Saturday, April 30, 2016

A view from CSU to SIU

I learned from the Facebook feed from the EIU faculty union of CSU Faculty Voice, a faculty blog for CSU. The blog features a post giving  an insider's point of view on the recent mass layoffs--and how poorly they were handled by the administration there.

It's not happy reading. The administration basically has a  "don't call us, we'll call you" policy--for current staff. If you don't get a recall notice, the implicit message is that you're not needed, at least for now. Or maybe your notice will come Sunday. Or maybe later. So no one getting laid off is receiving the fundamental courtesy of being informed of their status. The lucky survivors are recalled, bit by bit, to report to work.

Twenty years ago I was an inside candidate on a tenure track search on another campus. I didn't get the job (and perhaps shouldn't have). But I still remember and resent the fact that my boss (who had earlier told me, irresponsibly and falsely, that the job was "mine to lose") didn't have the moral courage to tell me this herself.  Instead I got a mysterious summons to the college presidents' office. One remembers such things. Even if CSU recalls more staff, it has damaged its relationship with them forever.

More details on troubles at CSU, with my traditional effort to draw local lessons, after the break.

Friday, April 29, 2016

CSU layoffs; Rauner's optimistic spin; swastikas at U of I.

The Tribune and Sun-Times are reporting that Chicago State has laid off 1/3 of its staff, about 300 people; no faculty have been laid off, but almost 50% of the rest of the staff are now gone. Faculty are expected to finish CSU's semester off, and are thus technically on contract through May 15, but it is unclear how many will be back in the fall. CSU in effect laid off everyone, and issued 'recalls' to those who still have jobs. They will be reviewing academic programs this summer (with no faculty around) in order to decide what will stay and what will go given the budgetary situation.

CSU got a higher percentage of its state allocation through the recent stopgap funding bill than any other school (about 60%), but it was still too little, too late. The school will attempt to limp through the summer in hopes of surviving for the fall.

In news from a day or two earlier in the week the Tribune reports that Rauner has put on his happy face and suggested a grand bargain on the budget was possible by the end of May, and the SJR reports that he may dip into his own private fortune to pay for a special session and that he wanted more money for higher education budget in FY 16 (i.e., the current fiscal year, the one for which we've gotten only 30% of our state funding). The Tribune story on Rauner's optimism  includes the following bit of analysis.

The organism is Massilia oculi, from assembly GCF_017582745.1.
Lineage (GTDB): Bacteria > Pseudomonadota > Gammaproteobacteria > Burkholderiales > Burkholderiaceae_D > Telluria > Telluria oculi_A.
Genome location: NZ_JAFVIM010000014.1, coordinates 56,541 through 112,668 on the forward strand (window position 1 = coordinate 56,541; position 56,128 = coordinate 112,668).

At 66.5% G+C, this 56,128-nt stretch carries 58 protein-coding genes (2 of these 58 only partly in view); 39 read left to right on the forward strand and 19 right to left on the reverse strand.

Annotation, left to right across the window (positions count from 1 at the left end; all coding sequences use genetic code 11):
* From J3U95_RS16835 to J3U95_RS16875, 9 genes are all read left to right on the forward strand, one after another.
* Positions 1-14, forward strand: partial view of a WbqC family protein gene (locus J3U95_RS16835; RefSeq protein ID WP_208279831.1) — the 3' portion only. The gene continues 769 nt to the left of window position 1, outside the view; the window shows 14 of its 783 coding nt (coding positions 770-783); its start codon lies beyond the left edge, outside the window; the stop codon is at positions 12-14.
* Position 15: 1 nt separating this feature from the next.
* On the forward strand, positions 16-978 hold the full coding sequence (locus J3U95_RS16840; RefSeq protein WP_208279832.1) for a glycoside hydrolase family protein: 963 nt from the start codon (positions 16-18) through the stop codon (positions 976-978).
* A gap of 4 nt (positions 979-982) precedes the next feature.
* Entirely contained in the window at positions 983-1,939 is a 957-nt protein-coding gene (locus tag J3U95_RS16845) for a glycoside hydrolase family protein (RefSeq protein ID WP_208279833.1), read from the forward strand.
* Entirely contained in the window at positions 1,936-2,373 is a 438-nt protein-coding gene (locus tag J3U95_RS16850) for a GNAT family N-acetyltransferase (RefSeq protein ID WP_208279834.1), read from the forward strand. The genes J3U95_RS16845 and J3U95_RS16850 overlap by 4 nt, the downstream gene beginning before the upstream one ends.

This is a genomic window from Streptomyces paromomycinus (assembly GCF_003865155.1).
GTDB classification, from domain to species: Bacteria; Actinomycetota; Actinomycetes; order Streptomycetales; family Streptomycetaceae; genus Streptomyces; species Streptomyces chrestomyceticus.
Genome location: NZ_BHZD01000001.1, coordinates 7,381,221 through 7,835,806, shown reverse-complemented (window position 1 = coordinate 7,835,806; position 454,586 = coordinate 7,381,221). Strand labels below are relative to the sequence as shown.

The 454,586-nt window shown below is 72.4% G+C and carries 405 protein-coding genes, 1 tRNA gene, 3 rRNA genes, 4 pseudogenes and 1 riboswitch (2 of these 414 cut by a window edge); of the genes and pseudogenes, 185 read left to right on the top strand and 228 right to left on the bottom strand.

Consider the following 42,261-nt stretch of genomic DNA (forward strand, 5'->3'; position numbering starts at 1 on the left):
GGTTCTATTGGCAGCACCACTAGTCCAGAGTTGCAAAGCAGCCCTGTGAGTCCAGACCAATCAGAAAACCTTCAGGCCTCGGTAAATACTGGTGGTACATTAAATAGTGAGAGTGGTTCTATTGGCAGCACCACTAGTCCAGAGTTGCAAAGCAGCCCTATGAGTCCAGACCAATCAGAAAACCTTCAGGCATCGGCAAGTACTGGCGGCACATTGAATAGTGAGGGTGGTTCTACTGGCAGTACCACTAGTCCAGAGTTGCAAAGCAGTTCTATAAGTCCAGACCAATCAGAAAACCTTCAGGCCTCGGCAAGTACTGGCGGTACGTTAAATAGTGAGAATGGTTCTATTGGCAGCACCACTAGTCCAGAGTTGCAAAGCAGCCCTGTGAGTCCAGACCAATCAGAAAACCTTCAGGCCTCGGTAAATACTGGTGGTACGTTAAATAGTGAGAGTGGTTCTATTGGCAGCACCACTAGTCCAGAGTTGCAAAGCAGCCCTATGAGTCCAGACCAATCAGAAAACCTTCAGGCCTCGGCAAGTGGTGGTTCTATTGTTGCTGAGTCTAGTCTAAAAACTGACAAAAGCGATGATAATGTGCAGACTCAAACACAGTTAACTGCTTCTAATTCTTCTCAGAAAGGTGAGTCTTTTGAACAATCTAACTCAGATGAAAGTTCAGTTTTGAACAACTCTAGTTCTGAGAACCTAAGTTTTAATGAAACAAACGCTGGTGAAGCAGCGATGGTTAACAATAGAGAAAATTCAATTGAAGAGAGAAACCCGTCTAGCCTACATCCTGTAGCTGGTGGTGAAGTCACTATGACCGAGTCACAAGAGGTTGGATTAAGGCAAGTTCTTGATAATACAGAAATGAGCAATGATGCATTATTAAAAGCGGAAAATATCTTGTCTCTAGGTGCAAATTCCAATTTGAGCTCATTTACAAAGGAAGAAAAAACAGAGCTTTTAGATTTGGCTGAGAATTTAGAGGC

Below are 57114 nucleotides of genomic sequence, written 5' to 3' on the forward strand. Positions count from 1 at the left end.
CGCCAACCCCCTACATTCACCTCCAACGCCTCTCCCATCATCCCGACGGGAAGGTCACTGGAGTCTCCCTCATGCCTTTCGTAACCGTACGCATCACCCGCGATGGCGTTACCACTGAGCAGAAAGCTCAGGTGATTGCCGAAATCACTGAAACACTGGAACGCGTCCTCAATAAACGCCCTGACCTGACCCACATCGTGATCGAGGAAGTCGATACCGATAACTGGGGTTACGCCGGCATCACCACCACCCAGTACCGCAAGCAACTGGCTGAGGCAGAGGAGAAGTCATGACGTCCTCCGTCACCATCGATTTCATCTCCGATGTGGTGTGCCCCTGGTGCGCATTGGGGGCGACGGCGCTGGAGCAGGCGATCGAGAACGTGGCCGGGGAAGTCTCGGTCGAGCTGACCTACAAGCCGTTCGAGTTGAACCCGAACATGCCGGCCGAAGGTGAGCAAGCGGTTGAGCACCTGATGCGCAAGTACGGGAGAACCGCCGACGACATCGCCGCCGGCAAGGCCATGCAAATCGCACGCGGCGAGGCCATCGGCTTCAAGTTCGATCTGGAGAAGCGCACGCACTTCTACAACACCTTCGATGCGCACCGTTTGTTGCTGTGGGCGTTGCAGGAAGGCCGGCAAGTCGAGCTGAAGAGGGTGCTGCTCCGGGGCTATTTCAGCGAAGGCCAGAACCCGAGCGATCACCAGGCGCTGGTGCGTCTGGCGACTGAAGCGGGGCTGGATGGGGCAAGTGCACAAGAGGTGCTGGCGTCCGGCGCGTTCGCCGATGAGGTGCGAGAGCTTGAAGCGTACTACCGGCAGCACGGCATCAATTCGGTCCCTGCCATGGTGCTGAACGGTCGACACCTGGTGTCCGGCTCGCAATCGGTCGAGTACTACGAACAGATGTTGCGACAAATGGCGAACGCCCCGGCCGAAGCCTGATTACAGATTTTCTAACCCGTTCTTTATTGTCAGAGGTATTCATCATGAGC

By broadcasting he's open to a deal, Rauner is seeking to avoid blame as an obstructionist should an agreement remain elusive. It’s not the first time Rauner has declared he’s “cautiously optimistic” about a pending deal. He said as much nearly a year ago, though those talks quickly fell apart. His optimism has since wavered depending on whether he’s in attack mode.
In other news, swastikas drawn on campus buildings at the U of I are leading administrators there to call for tolerance; in the same announcement, the U of I administration noted that an employee had been fired for leaving a noose on a table in a work area. 

We live in interesting times.

An administrative listening session

I managed to catch about 45 minutes of  Thursday's "listening session" with Provost Susan Ford and the deans of campus colleges. This seems to have been a largely different group of administrators from that at an earlier such session. I think it's fair to say that the part of the session I saw was not a great success.

For me the most telling moment was when the assembled administrators were asked if they could define "diversity" or "inclusivity". The questioner noted SIUC's various mission statements fail to do so. Susan Ford responded with generalities about how many people worked on those mission statements, and how hard they are to write. That did not help. Nor did any of the deans and others on the stage made any effort to answer the question directly. That's pretty outrageous, come to think of it. Here was a moment to make a statement--which every one of them should have prepared for this meeting--about why diversity and inclusion matter, and what diversity means for them. At other moments during the event some of the deans showed some awareness of this, but none seized this moment, or indeed seized any moment.